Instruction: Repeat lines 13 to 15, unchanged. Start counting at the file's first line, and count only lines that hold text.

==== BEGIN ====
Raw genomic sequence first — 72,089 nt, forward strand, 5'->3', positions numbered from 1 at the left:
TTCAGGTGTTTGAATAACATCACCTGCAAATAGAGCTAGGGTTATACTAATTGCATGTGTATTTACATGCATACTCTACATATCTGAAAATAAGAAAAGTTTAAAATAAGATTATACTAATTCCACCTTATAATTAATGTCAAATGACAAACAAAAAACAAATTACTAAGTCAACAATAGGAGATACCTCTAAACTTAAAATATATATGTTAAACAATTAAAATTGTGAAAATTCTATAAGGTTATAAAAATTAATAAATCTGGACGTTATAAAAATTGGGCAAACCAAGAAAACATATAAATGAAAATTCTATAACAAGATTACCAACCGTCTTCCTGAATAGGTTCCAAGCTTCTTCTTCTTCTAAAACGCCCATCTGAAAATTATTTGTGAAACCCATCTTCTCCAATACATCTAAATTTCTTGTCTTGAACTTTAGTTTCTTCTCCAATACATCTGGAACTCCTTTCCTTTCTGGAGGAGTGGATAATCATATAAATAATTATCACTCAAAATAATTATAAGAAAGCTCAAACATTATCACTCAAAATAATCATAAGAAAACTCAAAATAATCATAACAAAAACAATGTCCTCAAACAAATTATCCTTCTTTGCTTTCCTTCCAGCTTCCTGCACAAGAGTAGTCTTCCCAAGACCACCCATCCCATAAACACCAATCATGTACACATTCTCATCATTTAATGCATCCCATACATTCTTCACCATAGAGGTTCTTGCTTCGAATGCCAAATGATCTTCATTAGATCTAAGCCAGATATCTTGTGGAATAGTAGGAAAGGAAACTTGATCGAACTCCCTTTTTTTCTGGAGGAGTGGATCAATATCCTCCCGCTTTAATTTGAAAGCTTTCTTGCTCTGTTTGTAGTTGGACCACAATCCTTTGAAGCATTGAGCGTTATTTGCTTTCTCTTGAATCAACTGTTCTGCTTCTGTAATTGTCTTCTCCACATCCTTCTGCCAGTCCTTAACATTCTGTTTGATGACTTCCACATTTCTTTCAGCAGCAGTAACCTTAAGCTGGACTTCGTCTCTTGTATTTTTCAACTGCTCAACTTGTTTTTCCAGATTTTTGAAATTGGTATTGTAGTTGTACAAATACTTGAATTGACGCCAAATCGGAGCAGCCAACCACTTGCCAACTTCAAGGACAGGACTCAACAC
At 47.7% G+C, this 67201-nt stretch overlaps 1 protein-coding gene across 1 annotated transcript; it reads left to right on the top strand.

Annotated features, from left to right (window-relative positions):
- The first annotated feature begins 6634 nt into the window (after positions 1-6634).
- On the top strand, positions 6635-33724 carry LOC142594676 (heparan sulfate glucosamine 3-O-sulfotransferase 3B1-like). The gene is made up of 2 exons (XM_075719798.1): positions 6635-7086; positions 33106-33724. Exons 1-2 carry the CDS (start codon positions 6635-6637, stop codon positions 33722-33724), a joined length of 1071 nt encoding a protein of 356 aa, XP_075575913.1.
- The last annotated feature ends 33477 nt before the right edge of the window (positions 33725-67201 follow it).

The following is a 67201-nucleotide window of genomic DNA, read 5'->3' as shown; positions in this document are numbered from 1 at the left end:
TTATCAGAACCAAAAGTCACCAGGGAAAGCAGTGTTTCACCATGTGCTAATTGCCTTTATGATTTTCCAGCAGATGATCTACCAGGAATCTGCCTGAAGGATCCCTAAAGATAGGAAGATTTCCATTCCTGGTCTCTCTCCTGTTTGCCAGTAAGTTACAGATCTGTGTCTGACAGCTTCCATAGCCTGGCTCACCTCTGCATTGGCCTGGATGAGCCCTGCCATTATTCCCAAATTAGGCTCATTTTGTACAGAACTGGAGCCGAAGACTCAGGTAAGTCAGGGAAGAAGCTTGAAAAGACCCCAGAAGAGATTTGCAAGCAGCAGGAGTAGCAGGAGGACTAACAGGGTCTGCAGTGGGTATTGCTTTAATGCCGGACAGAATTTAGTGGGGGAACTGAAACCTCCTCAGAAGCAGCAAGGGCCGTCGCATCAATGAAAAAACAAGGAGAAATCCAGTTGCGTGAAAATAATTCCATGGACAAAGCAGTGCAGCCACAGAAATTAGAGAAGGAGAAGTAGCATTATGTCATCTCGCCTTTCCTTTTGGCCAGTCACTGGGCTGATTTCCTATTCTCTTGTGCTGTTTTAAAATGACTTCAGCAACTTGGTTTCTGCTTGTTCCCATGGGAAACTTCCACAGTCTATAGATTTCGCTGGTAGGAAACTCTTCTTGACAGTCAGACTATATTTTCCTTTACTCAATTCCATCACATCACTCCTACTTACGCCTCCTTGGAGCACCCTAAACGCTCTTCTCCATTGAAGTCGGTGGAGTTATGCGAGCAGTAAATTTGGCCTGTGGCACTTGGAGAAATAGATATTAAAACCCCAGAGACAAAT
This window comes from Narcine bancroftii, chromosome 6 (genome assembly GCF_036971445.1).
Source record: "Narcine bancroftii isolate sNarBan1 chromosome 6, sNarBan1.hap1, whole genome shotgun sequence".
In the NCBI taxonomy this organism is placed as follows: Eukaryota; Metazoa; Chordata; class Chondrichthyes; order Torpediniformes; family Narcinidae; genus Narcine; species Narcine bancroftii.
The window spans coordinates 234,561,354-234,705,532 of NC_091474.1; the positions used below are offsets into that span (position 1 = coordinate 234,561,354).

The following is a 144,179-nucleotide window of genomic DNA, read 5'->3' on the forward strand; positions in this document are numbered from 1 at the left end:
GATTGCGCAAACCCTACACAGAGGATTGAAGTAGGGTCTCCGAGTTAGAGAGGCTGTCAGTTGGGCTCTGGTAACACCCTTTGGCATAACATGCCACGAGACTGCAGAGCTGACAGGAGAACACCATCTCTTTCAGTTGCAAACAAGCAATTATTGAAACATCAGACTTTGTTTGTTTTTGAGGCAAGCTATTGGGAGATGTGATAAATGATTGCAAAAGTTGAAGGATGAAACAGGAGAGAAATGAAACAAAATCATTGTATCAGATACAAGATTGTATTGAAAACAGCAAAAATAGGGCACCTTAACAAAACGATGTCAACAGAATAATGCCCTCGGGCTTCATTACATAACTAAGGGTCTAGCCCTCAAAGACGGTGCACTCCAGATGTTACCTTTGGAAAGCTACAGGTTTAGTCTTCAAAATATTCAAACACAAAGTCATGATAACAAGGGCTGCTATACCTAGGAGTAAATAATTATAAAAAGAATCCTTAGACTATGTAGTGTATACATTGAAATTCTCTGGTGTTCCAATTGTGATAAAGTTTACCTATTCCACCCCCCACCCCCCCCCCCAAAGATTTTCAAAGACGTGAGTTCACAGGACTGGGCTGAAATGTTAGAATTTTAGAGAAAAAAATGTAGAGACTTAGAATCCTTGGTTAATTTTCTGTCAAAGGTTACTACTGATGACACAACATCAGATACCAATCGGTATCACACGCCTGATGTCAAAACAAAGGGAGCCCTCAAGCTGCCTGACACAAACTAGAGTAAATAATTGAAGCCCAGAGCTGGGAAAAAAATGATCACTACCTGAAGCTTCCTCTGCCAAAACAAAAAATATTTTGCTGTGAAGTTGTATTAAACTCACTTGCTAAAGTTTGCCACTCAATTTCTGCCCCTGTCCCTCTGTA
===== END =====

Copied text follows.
The window spans coordinates 234,561,354-234,705,532 of NC_091474.1; the positions used below are offsets into that span (position 1 = coordinate 234,561,354).

The following is a 144,179-nucleotide window of genomic DNA, read 5'->3' on the forward strand; positions in this document are numbered from 1 at the left end:
GATTGCGCAAACCCTACACAGAGGATTGAAGTAGGGTCTCCGAGTTAGAGAGGCTGTCAGTTGGGCTCTGGTAACACCCTTTGGCATAACATGCCACGAGACTGCAGAGCTGACAGGAGAACACCATCTCTTTCAGTTGCAAACAAGCAATTATTGAAACATCAGACTTTGTTTGTTTTTGAGGCAAGCTATTGGGAGATGTGATAAATGATTGCAAAAGTTGAAGGATGAAACAGGAGAGAAATGAAACAAAATCATTGTATCAGATACAAGATTGTATTGAAAACAGCAAAAATAGGGCACCTTAACAAAACGATGTCAACAGAATAATGCCCTCGGGCTTCATTACATAACTAAGGGTCTAGCCCTCAAAGACGGTGCACTCCAGATGTTACCTTTGGAAAGCTACAGGTTTAGTCTTCAAAATATTCAAACACAAAGTCATGATAACAAGGGCTGCTATACCTAGGAGTAAATAATTATAAAAAGAATCCTTAGACTATGTAGTGTATACATTGAAATTCTCTGGTGTTCCAATTGTGATAAAGTTTACCTATTCCACCCCCCACCCCCCCCCCCAAAGATTTTCAAAGACGTGAGTTCACAGGACTGGGCTGAAATGTTAGAATTTTAGAGAAAAAAATGTAGAGACTTAGAATCCTTGGTTAATTTTCTGTCAAAGGTTACTACTGATGACACAACATCAGATACCAATCGGTATCACACGCCTGATGTCAAAACAAAGGGAGCCCTCAAGCTGCCTGACACAAACTAGAGTAAATAATTGAAGCCCAGAGCTGGGAAAAAAATGATCACTACCTGAAGCTTCCTCTGCCAAAACAAAAAATATTTTGCTGTGAAGTTGTATTAAACTCACTTGCTAAAGTTTGCCACTCAATTTCTGCCCCTGTCCCTCTGTA